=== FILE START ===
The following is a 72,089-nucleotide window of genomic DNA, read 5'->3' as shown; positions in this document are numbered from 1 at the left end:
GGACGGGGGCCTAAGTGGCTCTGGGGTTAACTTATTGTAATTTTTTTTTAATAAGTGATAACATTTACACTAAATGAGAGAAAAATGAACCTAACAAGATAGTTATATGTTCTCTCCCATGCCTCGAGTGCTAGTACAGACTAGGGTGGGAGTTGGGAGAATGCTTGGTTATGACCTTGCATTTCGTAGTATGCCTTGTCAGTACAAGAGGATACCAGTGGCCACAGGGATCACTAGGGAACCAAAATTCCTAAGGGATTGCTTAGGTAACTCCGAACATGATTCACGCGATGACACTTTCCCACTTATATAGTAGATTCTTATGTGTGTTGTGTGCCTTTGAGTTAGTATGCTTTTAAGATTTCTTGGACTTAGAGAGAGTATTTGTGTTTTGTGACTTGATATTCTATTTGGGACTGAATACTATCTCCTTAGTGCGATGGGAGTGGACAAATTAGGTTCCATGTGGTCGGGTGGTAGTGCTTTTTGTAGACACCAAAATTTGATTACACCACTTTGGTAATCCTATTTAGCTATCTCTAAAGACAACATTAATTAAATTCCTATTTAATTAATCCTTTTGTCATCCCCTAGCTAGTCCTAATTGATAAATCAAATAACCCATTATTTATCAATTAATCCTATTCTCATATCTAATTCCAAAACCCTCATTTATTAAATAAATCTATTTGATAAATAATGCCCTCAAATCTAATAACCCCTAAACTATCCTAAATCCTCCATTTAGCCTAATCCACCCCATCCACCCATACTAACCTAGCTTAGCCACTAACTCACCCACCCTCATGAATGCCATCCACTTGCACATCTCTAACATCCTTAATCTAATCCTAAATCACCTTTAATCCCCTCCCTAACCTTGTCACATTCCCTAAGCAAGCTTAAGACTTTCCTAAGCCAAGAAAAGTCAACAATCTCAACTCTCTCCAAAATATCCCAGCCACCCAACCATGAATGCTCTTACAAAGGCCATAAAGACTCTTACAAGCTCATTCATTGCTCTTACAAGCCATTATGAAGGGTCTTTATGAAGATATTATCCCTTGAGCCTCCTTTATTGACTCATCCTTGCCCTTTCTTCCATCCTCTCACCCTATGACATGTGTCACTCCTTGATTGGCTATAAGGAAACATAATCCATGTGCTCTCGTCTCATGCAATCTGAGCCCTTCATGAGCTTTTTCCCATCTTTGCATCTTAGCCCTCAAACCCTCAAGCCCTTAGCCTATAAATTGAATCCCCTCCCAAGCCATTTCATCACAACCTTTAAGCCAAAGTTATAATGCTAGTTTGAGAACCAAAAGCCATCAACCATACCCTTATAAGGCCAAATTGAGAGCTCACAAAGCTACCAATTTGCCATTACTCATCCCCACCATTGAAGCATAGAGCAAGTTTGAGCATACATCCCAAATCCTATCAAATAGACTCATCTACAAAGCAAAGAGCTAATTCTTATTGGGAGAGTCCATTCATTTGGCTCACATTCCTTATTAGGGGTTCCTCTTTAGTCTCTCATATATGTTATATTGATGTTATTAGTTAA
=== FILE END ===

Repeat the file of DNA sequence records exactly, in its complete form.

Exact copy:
The following is a 72,089-nucleotide window of genomic DNA, read 5'->3' as shown; positions in this document are numbered from 1 at the left end:
GGACGGGGGCCTAAGTGGCTCTGGGGTTAACTTATTGTAATTTTTTTTTAATAAGTGATAACATTTACACTAAATGAGAGAAAAATGAACCTAACAAGATAGTTATATGTTCTCTCCCATGCCTCGAGTGCTAGTACAGACTAGGGTGGGAGTTGGGAGAATGCTTGGTTATGACCTTGCATTTCGTAGTATGCCTTGTCAGTACAAGAGGATACCAGTGGCCACAGGGATCACTAGGGAACCAAAATTCCTAAGGGATTGCTTAGGTAACTCCGAACATGATTCACGCGATGACACTTTCCCACTTATATAGTAGATTCTTATGTGTGTTGTGTGCCTTTGAGTTAGTATGCTTTTAAGATTTCTTGGACTTAGAGAGAGTATTTGTGTTTTGTGACTTGATATTCTATTTGGGACTGAATACTATCTCCTTAGTGCGATGGGAGTGGACAAATTAGGTTCCATGTGGTCGGGTGGTAGTGCTTTTTGTAGACACCAAAATTTGATTACACCACTTTGGTAATCCTATTTAGCTATCTCTAAAGACAACATTAATTAAATTCCTATTTAATTAATCCTTTTGTCATCCCCTAGCTAGTCCTAATTGATAAATCAAATAACCCATTATTTATCAATTAATCCTATTCTCATATCTAATTCCAAAACCCTCATTTATTAAATAAATCTATTTGATAAATAATGCCCTCAAATCTAATAACCCCTAAACTATCCTAAATCCTCCATTTAGCCTAATCCACCCCATCCACCCATACTAACCTAGCTTAGCCACTAACTCACCCACCCTCATGAATGCCATCCACTTGCACATCTCTAACATCCTTAATCTAATCCTAAATCACCTTTAATCCCCTCCCTAACCTTGTCACATTCCCTAAGCAAGCTTAAGACTTTCCTAAGCCAAGAAAAGTCAACAATCTCAACTCTCTCCAAAATATCCCAGCCACCCAACCATGAATGCTCTTACAAAGGCCATAAAGACTCTTACAAGCTCATTCATTGCTCTTACAAGCCATTATGAAGGGTCTTTATGAAGATATTATCCCTTGAGCCTCCTTTATTGACTCATCCTTGCCCTTTCTTCCATCCTCTCACCCTATGACATGTGTCACTCCTTGATTGGCTATAAGGAAACATAATCCATGTGCTCTCGTCTCATGCAATCTGAGCCCTTCATGAGCTTTTTCCCATCTTTGCATCTTAGCCCTCAAACCCTCAAGCCCTTAGCCTATAAATTGAATCCCCTCCCAAGCCATTTCATCACAACCTTTAAGCCAAAGTTATAATGCTAGTTTGAGAACCAAAAGCCATCAACCATACCCTTATAAGGCCAAATTGAGAGCTCACAAAGCTACCAATTTGCCATTACTCATCCCCACCATTGAAGCATAGAGCAAGTTTGAGCATACATCCCAAATCCTATCAAATAGACTCATCTACAAAGCAAAGAGCTAATTCTTATTGGGAGAGTCCATTCATTTGGCTCACATTCCTTATTAGGGGTTCCTCTTTAGTCTCTCATATATGTTATATTGATGTTATTAGTTAA